Thursday, April 9, 2015

Stand up for diversity, not isolation

The dispute between Shobha De and the Maharashtrian government is making headlines these days. When the Maharashtrian government made it mandatory to show only Marathi movies in the theater at prime time, the novelist tweeted her protest against the move. She might have went a little overboard by using terms that the Shiv-Sena and some of the Marathi community found offensive. The use of words like 'dadagiri' and her alluding to 'vada-pav' and 'misal', the popular Marathi foods sparked a major protest. Shiv-Sena protesters reportedly sent her a box of the aforementioned snacks. They also retaliated on her comment on dadagiri by saying that had the Marathis not resorted to 'dadagiri', she would be in Pakistan today and would be attending Page 3 parties in burqa.

I found the entire protest over the issue misplaced and derogatory. Upholding one language over another in a multilingual country like India is an extremely un-democratic move. It goes against the basic tenets of freedom enlisted in our constitution. The government might be trying to recuperate Marathi cinema or might be trying to advocate its supremacy over other streams of Indian cinema. But either way, the move takes away the right of the cinema-goers. It takes away their right to choose. 

When Shobha De tweeted on Marathi foods replacing pop corns, it became a protest against Marathi culture. As I read, I wondered why. I did not feel that it was an insult against any culture. What I felt was that she was insinuating at the possibility of one culture over-riding the other culture's existence and how it would lead to a muffling of the diversity of our nation. Shiv Sena was miffed as it took the remark literally.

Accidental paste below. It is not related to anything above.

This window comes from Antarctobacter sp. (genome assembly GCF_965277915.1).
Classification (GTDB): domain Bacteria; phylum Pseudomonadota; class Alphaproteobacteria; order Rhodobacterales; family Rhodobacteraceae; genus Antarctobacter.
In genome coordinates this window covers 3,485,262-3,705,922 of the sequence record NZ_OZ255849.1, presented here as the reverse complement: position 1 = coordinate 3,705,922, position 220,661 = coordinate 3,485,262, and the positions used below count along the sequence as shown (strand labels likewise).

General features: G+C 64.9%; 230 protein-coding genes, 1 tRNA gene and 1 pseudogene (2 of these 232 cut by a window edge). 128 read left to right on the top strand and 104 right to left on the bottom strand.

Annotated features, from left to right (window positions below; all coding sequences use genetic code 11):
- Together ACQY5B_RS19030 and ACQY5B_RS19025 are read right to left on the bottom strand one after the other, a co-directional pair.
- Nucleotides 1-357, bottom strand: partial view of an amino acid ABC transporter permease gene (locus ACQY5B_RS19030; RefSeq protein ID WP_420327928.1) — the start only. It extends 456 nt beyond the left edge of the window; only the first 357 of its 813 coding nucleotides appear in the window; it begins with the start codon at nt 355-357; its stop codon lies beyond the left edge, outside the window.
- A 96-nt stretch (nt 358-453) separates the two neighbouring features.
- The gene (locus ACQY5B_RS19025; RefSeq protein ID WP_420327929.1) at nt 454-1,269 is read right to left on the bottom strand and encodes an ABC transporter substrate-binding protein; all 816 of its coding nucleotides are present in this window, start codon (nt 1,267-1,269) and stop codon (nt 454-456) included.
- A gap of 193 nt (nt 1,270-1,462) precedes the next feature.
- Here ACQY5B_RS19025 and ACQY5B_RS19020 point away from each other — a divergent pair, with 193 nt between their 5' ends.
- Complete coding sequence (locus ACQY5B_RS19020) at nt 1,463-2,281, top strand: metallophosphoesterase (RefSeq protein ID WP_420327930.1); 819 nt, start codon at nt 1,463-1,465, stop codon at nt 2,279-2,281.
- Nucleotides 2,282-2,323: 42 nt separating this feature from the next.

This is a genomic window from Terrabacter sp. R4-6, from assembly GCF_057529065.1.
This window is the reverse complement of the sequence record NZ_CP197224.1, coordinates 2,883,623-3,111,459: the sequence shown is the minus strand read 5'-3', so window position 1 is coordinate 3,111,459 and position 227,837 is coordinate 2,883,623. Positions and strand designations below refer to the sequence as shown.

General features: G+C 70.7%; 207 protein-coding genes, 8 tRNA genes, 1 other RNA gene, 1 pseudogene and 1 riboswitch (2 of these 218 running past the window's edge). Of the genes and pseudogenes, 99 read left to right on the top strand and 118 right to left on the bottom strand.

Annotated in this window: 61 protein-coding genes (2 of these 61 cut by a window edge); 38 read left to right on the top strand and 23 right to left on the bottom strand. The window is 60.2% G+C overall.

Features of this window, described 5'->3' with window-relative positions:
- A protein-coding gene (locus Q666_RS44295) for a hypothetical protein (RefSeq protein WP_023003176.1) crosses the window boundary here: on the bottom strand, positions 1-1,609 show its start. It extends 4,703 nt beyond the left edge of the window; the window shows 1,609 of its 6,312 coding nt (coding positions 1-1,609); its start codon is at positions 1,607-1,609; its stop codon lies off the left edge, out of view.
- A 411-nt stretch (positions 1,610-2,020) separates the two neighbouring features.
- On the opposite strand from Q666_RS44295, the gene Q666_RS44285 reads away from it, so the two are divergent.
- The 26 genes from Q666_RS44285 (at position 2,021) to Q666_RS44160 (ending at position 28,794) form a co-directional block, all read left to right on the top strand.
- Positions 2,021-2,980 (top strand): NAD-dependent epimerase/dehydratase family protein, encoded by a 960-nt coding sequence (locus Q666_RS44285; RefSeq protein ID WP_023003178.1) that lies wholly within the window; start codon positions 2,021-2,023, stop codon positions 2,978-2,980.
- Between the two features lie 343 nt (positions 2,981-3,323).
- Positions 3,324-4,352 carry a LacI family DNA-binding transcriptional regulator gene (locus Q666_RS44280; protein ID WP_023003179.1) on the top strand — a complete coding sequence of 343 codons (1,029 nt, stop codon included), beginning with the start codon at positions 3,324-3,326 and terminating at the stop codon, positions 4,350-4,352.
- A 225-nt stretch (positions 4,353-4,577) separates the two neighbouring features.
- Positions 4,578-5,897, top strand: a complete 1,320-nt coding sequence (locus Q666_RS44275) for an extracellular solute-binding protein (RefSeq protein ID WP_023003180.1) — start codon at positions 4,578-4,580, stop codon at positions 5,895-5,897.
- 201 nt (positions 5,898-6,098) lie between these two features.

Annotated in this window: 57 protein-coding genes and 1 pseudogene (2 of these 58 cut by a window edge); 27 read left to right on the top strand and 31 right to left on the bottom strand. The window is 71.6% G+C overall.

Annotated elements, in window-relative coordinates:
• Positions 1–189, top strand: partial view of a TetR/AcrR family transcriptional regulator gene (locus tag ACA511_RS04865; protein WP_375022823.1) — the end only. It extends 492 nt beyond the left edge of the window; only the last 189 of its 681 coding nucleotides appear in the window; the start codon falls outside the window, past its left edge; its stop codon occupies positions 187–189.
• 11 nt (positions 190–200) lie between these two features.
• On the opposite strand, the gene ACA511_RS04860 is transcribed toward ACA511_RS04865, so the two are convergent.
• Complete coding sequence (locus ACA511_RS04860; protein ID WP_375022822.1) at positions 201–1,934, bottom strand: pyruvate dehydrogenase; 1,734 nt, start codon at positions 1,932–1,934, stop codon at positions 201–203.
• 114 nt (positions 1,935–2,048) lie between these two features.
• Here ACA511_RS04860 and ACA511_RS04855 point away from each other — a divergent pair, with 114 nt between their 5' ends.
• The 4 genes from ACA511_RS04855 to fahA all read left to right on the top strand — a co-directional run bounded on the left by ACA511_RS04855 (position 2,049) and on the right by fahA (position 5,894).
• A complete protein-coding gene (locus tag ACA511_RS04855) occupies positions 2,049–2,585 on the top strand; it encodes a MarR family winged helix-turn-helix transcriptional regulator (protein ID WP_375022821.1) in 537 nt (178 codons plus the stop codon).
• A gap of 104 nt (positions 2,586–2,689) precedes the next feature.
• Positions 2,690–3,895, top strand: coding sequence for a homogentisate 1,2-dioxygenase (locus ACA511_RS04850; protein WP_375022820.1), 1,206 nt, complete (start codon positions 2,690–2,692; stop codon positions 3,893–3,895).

The remark on her attending Page 3 parties in burqa was derogatory against another culture. It was not called for. Freedom-fighters had fought for our nation's freedom. It was a freedom not just from physical bondage. It was also a liberation of mind from petty prejudices and closeted mentalities. India as a nation stands upright because its people believe in its rich diversity. We ought to hold the sanctity of those who fought for us and refrain from making such remarks.

But whatever happened to the move on showing only Marathi films at prime time? Wasn't the real issue skirted away?

I love my language. I am proud of my mother tongue. But I don't want to impose my likes and my identity over anybody else. Just as I respect my own roots, I need to understand that the others may have sprouted from a different soil. I ought to give the other the space and the dignity that it his right. I wish everyone ponders over this for a while. 


  1. well let's hope Ms. De gets to your article, Sunaina and learns a lesson or two! :-)

    1. why just shobha de? i did not have problems with her remarks.....!

  2. Great article ..interesting read !